Thursday, August 1, 2013

The Heaviest Album I've Heard - Thin Lizzy - Thunder and Lightning



Thunder And Lightning might be an odd choice as the heaviest album ever considering I like Slayer, Metallica, Exodus et al. However, as some of you may know by now, Thin Lizzy is my favourite band of all time and when Thunder And Lightning was released it simply annihilated anything all the brutal bands had ever recorded and released pre and post this amazing full-length. For a while it was actually my favourite Lizzy album although upon it's release I was a fresh Thin Lizzy devotee still exploring their back catalogue. Therefore it did lose it's place as their best release but it has still remained my heaviest album.

As soon as the opening title track starts with thunder rolling in I am hooked, floored and left completely out of breath by it's sheer force. A short interlude from guitarists Scott Gorham and newcomer John Sykes allows the rest of the band to join in and demolishing time is on. Philip is spitting out the lyrics  with pure venom while Gorham and Sykes take turns with some amazing guitar solos either side of a fantastic keyboard solo from Darren Wharton. And despite the heaviness of the song Brian Downey still maintains his trademark shuffle and skiffle groove amidst pounding the life out of the drums. Amazing!

This Is The One moves along the same lines albeit slightly slower in speed. However the skullcrushing is still there mainly thanks to Downey's drumming. No click tracks, no auto tuning Brian makes it sound so easy when in fact he is running a marathon keeping the song together allowing his band members to excel. Lyrically it's a song of hope which actually stands out because most of the subject matter on Thunder And Lightning is dark, foreboding and dejected.

In hindsight you can read anything into a text, whether it's a song, a poem, a novel no matter what. Therefore to this day I always get the feeling Philip wrote The Sun Goes Down for and about himself. Musically it's slow and mellow with a fantastic guitar solo about 3:30 minutes in while lyrically it has all the signs of impending doom as if the narrator knew time was up. Apart from Philip's untimely death a few years later the song always brings my best friend Roberth's premature passing to life but it also keeps the memories of better times alive.

Although faster The Holy War goes hand in hand with The Sun Goes Down in the sense that Philip, THE songwriter in the band, is questioning his god why he is doing what he is doing and what is happening to him. A devout Catholic Philip was always in an inner turmoil regarding his faith and the life he lead. Questions are raised but his god never answers. As a stand-alone track The Holy War has always been one of my favourites where the guitar solo - again - is out of this world. Another aspect that has made this my choice for the heaviest album is Darren Wharton's keyboard playing. I know, I know keyboards aren't heavy and shouldn't be allowed in heavy music but listen intently to all the songs and you know what I am talking about. The sounds he create and what he plays lifts Thunder And Lightning and simply amplifies everything the band is performing. True I am extremely biased when it comes to Thin Lizzy but if you play this kind of music and want to add keyboards into the frame look no further. Darren is greatly overlooked so take the time and listen because he is an excellent musician.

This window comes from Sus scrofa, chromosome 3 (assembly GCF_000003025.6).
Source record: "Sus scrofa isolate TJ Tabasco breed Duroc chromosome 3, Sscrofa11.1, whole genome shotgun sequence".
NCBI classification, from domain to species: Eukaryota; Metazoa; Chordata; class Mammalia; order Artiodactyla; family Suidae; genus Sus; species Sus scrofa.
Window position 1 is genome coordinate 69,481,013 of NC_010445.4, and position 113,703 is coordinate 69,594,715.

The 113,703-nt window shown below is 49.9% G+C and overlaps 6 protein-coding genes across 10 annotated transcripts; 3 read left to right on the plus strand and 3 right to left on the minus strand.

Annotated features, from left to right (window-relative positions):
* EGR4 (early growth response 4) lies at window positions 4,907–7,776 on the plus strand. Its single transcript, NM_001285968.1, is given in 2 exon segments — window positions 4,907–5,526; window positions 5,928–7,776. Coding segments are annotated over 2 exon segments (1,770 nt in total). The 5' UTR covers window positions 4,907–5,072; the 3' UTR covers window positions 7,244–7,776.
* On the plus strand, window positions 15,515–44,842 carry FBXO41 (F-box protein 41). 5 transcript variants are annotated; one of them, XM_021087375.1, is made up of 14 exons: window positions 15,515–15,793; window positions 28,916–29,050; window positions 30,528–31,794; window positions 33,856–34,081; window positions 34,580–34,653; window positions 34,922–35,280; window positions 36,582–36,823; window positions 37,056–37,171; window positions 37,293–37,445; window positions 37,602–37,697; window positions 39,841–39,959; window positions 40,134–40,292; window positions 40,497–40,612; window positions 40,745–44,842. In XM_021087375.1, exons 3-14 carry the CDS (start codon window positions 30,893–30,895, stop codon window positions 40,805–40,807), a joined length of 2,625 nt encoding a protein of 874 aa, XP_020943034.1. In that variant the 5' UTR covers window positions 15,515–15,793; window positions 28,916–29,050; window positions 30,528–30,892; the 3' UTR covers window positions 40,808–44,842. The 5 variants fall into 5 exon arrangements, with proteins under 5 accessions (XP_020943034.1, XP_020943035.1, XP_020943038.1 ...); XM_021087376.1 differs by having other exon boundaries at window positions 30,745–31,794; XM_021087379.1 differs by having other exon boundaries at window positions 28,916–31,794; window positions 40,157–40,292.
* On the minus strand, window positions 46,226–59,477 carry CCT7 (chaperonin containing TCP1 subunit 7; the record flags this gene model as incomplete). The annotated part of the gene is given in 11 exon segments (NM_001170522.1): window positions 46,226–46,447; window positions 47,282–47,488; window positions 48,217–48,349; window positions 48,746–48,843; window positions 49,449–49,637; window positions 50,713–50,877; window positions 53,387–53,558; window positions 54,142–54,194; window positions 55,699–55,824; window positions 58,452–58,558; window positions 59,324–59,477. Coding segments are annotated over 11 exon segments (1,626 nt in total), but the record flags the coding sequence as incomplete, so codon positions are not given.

Along with the title track Cold Sweat is by far the most metal song Thin Lizzy ever recorded. Gorham and Sykes are on fire again and their interplay is amazing adding to the paranoid feel of the lyrics. Someday She Is Going To Hit Back, to me, is on the other end of the spectra of Cold Sweat being one of the most progressive songs the band ever laid down. It actually took me a little bit to warm to it but once I got it the song blossomed and is a great piece of music. Downey and Wharton especially excel here. What follows next is Philip's plea to what he has lost being in such a focal band as Thin Lizzy. Baby Please Don't Go oozes with his pain of losing his wife and kids since he can't let go of the rockstar lifestyle he was caught up in. Again the guitar playing is phenomenal. Keeping with the confessional aspect lyrically Bad Habits could be Philip singing about himself again. He loved his drugs and women and that was what brought him down. Of course, like I have mentioned above hindsight is always 20/20 and it's easy to pin his wild life onto this song looking back...which leads to the album closer Heart Attack. Listening to it when it came out it was "just" a great song, now it follows along with The Sun Goes Down, Baby Please Don't Go and Bad Habits. Although Philip passed away due to liver and kidney failure the song is eerie since he sings about his own demise. Looking back it's as if he knew he was going to die prematurely a few years before it happened.

Some of the songs on Thunder And Lightning are amongst the heaviest and fastest Thin Lizzy ever recorded while some of the others move along the band's traditional way of writing. What really makes it my heaviest album is mainly the subject matter which is really dark, brooding and angst-filled. Since English is not my mother tongue it did take me a little bit to catch on to what the lyrics was saying, so the music of course got my attention at first. And musically Thunder And Lightning is heavy as hell but as I grew as an English speaker, so did the lyrical content and I started to realise what it was all about. A great album by the best band in the world.

--Swedebeast 




2 comments:

Lee said...

I'm sure you'll be delighted to hear that it's being re-released as a deluxe edition in September along with Renegade.

Anonymous said...

Yes I am very excited about these two releases...can't wait!

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